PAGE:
• Anxiety and tension: Ladies suffering from PMS often get anxious, restless and impatient about the near future expectations.
  • Anger and irritability: A lady suffering from this condition is likely to get very angry at the slightest of provocations.
  • Depression and crying: You are also likely to get unusually depressed over a saddening thought, to the extent of tears.
  • Oversensitivity: Women also tend to become highly irritable and oversensitive during this time. Many people, especially men, find them impossible to be around.

 

Any mood swings are also likely to appear exaggerated. Some physical signs of PMS include:

 

  • Bloating, brought about by fluid retention.
  • Fatigue.
  • Tenderness of the breasts.
  • Acne.
  • Weight gain.
  • Excessive sleep or at times insomnia.
  • Food cravings.

 

If you have displayed a number of these signs, then you are most likely undergoing premenstrual syndrome.

 

 

Premenstrual Syndrome Home Remedies

It would be very pointless to talk about a problem the whole day and fail to come to any meaningful solutions. The diagnosis and treatment of PMS isn't one of the simpler medical procedures. A number of medications have been developed to help calm down the symptoms of the syndrome. Examples are diuretics that eliminate excess fluid from body tissues by increasing urine production. Analgesics are also used to treat menstrual cramps, pelvic discomfort and headaches. However, it is not every time when you develop these symptoms that medical attention will be accessible. This is why you will need to learn some home remedies to calm the symptoms. Remember, you should always consult with your physician in order to get a proper diagnosis and before trying to incorporate these home remedies and herbal remedies yourself!  Here are some of the home remedies that you can try.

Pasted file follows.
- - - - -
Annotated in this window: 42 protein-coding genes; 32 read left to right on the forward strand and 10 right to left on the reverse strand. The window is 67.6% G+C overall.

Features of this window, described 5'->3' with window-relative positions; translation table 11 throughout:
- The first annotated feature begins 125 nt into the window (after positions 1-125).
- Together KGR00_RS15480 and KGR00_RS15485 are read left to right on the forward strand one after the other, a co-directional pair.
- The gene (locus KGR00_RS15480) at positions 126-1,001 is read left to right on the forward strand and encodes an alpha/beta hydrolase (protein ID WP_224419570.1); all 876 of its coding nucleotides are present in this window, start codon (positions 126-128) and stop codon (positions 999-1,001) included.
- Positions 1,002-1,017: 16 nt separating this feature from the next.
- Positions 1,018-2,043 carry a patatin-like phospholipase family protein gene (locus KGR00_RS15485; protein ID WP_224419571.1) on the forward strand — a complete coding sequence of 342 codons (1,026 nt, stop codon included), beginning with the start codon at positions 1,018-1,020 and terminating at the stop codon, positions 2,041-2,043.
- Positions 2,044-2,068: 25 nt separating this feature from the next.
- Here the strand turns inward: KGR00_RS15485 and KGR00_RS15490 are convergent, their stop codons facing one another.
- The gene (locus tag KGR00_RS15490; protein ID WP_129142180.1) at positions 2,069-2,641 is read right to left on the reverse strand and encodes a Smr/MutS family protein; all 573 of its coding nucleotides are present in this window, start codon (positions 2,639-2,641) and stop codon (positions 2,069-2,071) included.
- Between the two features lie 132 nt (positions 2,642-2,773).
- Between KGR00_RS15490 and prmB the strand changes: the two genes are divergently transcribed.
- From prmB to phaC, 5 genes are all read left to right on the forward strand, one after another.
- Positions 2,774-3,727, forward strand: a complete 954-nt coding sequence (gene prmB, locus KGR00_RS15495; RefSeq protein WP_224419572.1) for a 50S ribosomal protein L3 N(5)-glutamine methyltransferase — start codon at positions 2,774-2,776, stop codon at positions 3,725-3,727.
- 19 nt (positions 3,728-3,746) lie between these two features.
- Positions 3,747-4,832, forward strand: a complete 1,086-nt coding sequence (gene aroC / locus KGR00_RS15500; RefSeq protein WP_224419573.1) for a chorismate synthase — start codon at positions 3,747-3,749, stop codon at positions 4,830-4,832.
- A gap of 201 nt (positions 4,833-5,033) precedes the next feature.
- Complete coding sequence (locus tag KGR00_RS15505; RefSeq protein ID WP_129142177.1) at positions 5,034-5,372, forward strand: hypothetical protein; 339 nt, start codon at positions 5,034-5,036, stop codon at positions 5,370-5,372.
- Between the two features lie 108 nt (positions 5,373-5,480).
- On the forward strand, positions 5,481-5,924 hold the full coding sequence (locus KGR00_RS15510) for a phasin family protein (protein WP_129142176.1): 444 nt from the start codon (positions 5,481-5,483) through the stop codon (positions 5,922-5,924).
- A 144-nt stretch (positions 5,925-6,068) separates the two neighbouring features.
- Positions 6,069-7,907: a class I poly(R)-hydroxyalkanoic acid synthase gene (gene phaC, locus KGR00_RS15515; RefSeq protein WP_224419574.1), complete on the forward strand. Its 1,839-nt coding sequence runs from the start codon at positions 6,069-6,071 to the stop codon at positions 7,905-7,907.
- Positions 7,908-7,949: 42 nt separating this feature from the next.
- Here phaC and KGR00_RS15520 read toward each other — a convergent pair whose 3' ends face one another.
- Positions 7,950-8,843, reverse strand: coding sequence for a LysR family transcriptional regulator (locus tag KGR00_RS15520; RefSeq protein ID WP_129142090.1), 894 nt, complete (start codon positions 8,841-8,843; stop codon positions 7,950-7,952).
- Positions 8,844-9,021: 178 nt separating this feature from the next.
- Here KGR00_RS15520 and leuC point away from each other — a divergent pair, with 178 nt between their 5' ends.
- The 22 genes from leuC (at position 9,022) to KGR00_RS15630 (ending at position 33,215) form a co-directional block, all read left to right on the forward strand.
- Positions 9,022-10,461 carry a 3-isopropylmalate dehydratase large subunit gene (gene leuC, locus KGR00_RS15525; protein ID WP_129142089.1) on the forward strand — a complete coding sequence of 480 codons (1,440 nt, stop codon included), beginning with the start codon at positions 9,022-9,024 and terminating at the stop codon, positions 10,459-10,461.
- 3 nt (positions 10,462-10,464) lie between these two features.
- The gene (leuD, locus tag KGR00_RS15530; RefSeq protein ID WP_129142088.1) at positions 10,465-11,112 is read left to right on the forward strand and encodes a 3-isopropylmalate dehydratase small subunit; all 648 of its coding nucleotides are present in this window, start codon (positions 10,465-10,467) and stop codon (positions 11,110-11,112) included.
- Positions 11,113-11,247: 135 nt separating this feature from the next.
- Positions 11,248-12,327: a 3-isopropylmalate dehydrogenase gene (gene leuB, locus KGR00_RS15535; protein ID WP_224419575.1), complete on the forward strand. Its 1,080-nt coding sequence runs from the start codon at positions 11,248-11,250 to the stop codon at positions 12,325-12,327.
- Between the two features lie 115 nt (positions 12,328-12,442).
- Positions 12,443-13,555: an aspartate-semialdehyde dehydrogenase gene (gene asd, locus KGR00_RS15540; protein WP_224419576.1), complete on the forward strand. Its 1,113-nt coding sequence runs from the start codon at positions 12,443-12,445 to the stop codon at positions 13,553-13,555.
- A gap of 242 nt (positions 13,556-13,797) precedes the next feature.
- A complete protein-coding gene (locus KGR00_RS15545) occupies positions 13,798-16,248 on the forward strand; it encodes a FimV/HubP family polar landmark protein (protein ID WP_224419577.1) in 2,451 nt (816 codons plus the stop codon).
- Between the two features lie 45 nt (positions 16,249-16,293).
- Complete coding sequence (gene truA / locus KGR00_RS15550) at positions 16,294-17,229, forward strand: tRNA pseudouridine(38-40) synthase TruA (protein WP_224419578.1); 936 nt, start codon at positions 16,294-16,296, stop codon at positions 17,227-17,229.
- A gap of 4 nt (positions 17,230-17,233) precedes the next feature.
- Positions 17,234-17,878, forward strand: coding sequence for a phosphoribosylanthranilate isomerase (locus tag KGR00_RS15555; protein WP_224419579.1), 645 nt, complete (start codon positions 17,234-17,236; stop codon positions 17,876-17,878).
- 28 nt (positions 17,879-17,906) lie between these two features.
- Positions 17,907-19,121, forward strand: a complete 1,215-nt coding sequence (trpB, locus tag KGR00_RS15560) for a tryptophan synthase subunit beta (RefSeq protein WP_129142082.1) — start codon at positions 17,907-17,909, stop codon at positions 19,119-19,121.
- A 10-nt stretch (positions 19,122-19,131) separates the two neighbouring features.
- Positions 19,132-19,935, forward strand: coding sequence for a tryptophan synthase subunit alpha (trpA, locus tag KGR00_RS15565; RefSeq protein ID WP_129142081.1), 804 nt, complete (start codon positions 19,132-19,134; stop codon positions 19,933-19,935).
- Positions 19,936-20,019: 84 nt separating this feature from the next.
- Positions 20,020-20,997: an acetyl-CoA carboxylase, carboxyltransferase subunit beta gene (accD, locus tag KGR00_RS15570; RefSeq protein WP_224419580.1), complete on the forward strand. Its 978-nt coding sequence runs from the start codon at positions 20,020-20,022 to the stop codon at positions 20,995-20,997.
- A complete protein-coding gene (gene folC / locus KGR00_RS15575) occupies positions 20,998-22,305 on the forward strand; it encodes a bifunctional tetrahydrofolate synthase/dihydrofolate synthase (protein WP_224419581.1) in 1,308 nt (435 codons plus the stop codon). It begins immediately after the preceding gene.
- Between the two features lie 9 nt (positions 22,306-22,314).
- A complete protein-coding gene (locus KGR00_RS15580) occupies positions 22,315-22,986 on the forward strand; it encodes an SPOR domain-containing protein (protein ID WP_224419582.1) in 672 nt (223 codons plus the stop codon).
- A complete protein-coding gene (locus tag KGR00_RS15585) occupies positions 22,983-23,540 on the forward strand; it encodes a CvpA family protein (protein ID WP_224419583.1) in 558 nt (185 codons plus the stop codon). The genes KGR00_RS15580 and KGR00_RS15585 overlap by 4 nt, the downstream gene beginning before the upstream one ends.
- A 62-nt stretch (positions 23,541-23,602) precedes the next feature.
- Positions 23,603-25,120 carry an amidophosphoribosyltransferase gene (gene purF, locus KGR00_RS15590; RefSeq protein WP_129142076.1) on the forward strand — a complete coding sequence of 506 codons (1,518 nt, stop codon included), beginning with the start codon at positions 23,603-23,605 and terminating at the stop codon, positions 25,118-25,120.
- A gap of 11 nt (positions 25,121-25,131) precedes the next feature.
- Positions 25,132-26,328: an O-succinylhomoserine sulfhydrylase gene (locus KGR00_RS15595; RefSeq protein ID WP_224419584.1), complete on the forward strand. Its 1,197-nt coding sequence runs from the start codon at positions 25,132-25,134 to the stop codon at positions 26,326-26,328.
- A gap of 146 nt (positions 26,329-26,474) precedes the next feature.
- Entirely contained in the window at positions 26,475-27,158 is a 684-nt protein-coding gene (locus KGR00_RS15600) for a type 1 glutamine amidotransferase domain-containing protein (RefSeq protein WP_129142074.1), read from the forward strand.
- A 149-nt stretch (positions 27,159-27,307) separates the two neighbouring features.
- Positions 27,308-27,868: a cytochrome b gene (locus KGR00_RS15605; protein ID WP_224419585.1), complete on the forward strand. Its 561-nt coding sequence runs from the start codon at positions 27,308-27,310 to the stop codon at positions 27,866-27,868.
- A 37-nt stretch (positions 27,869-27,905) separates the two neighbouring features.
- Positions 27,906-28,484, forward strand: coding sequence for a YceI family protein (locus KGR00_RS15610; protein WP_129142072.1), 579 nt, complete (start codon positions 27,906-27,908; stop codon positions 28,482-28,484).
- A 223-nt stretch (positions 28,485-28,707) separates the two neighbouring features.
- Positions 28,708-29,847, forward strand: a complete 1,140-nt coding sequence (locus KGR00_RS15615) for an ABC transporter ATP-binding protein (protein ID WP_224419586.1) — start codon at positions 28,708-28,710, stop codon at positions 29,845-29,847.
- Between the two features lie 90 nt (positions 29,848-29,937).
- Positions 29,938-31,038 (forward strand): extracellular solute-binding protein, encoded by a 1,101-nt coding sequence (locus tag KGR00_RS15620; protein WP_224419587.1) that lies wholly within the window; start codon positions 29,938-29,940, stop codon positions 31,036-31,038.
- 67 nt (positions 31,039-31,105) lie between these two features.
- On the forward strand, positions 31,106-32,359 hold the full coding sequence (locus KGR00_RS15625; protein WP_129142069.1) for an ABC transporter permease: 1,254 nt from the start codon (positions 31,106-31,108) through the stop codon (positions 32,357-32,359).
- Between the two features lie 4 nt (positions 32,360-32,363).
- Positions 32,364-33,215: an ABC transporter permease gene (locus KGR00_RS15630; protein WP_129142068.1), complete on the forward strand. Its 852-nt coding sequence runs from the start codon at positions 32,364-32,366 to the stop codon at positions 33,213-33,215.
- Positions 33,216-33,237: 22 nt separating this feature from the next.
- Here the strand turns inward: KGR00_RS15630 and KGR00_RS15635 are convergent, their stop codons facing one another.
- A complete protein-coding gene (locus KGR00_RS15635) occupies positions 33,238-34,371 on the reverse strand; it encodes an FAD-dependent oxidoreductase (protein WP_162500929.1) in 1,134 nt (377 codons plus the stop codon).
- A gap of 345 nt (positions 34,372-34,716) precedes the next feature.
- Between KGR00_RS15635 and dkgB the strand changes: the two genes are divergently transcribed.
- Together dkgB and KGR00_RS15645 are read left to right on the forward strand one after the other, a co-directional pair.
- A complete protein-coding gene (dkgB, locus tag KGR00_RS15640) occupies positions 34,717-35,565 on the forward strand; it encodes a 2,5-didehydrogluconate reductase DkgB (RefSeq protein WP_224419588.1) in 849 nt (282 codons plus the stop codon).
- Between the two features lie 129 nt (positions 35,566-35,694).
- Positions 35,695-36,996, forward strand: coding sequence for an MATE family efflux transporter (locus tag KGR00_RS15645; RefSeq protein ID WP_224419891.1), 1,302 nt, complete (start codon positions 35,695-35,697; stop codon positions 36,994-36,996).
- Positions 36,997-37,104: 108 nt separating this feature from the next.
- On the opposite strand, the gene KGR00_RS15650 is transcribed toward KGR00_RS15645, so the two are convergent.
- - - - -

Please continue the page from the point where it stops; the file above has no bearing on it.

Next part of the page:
• Vitex- The herb Vitex, also referred to as agnus cactus or Chasteberry, is one of the most commonly used herbal remedies for PMS. In fact, it can be used to counter the most severe of these symptoms. This is perhaps this particular herb has been used for most clinical tests done on this condition. Of all the home remedies available, it is considered one of the safest, posing no threat to the female reproductive health. This is because natural herbs are easier accepted by the human body rather than manufactured products.

 

  • Black Cohash- If you have experienced menstrual pains in the past, you have probably come across black cohash. This highly sought after herb is commonly used by women during their periods to prevent or ease cramps. If your premenstrual syndrome comes with abdominal cramps and pains, then black cohash will be a good bet. It also treats many other pains associated with the menstrual cycle, many of which recur during PMS.

 

  • Vitamin Supplements- You also need to consider supplementing your diet with vitamin B6 as well as vitamin E. In as much as studies are being conducted on the role played by these vitamins, many women are successfully using them to fight PMS. Additional intake of calcium and magnesium will always help these vitamins to achieve their objective faster.

 

  • Tea made of red clover- This tea helps in lowering effects that are associated with excess production of estrogen hormone. A person suffering from PMS should take at least three cups per day to realize the desired results. This team works by relaxing and calming the nervous system. It also plays a very important role in strengthening a woman's liver.